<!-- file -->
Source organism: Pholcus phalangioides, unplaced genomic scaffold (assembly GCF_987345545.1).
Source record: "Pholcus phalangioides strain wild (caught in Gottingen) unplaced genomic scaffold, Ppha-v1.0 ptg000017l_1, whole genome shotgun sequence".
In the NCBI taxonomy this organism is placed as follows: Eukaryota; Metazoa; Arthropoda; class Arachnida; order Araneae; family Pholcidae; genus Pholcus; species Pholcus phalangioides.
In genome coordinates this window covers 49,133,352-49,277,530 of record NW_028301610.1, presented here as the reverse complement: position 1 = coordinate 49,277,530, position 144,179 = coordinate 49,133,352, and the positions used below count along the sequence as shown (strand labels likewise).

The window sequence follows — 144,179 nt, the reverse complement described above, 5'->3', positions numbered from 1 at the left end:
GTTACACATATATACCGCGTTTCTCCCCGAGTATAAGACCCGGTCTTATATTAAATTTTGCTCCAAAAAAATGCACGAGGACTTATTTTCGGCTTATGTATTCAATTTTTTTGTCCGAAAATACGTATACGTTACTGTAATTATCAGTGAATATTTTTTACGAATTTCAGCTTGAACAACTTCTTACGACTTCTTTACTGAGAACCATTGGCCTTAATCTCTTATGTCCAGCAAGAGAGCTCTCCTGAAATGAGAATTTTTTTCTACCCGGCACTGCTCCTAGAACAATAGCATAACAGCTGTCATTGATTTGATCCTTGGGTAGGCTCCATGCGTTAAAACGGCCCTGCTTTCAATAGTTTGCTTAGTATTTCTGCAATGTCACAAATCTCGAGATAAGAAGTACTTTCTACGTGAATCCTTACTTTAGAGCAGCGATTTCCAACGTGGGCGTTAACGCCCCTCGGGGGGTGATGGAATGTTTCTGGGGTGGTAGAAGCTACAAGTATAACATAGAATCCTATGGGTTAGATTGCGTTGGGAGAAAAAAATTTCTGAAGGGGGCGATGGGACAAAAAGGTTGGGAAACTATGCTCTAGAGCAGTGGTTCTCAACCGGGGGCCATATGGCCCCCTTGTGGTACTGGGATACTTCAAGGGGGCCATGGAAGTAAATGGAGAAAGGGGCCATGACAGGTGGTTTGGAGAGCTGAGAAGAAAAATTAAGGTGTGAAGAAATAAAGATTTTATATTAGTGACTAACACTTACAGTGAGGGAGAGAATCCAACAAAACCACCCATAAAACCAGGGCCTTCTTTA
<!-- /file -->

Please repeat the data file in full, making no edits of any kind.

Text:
Source organism: Pholcus phalangioides, unplaced genomic scaffold (assembly GCF_987345545.1).
Source record: "Pholcus phalangioides strain wild (caught in Gottingen) unplaced genomic scaffold, Ppha-v1.0 ptg000017l_1, whole genome shotgun sequence".
In the NCBI taxonomy this organism is placed as follows: Eukaryota; Metazoa; Arthropoda; class Arachnida; order Araneae; family Pholcidae; genus Pholcus; species Pholcus phalangioides.
In genome coordinates this window covers 49,133,352-49,277,530 of record NW_028301610.1, presented here as the reverse complement: position 1 = coordinate 49,277,530, position 144,179 = coordinate 49,133,352, and the positions used below count along the sequence as shown (strand labels likewise).

The window sequence follows — 144,179 nt, the reverse complement described above, 5'->3', positions numbered from 1 at the left end:
GTTACACATATATACCGCGTTTCTCCCCGAGTATAAGACCCGGTCTTATATTAAATTTTGCTCCAAAAAAATGCACGAGGACTTATTTTCGGCTTATGTATTCAATTTTTTTGTCCGAAAATACGTATACGTTACTGTAATTATCAGTGAATATTTTTTACGAATTTCAGCTTGAACAACTTCTTACGACTTCTTTACTGAGAACCATTGGCCTTAATCTCTTATGTCCAGCAAGAGAGCTCTCCTGAAATGAGAATTTTTTTCTACCCGGCACTGCTCCTAGAACAATAGCATAACAGCTGTCATTGATTTGATCCTTGGGTAGGCTCCATGCGTTAAAACGGCCCTGCTTTCAATAGTTTGCTTAGTATTTCTGCAATGTCACAAATCTCGAGATAAGAAGTACTTTCTACGTGAATCCTTACTTTAGAGCAGCGATTTCCAACGTGGGCGTTAACGCCCCTCGGGGGGTGATGGAATGTTTCTGGGGTGGTAGAAGCTACAAGTATAACATAGAATCCTATGGGTTAGATTGCGTTGGGAGAAAAAAATTTCTGAAGGGGGCGATGGGACAAAAAGGTTGGGAAACTATGCTCTAGAGCAGTGGTTCTCAACCGGGGGCCATATGGCCCCCTTGTGGTACTGGGATACTTCAAGGGGGCCATGGAAGTAAATGGAGAAAGGGGCCATGACAGGTGGTTTGGAGAGCTGAGAAGAAAAATTAAGGTGTGAAGAAATAAAGATTTTATATTAGTGACTAACACTTACAGTGAGGGAGAGAATCCAACAAAACCACCCATAAAACCAGGGCCTTCTTTA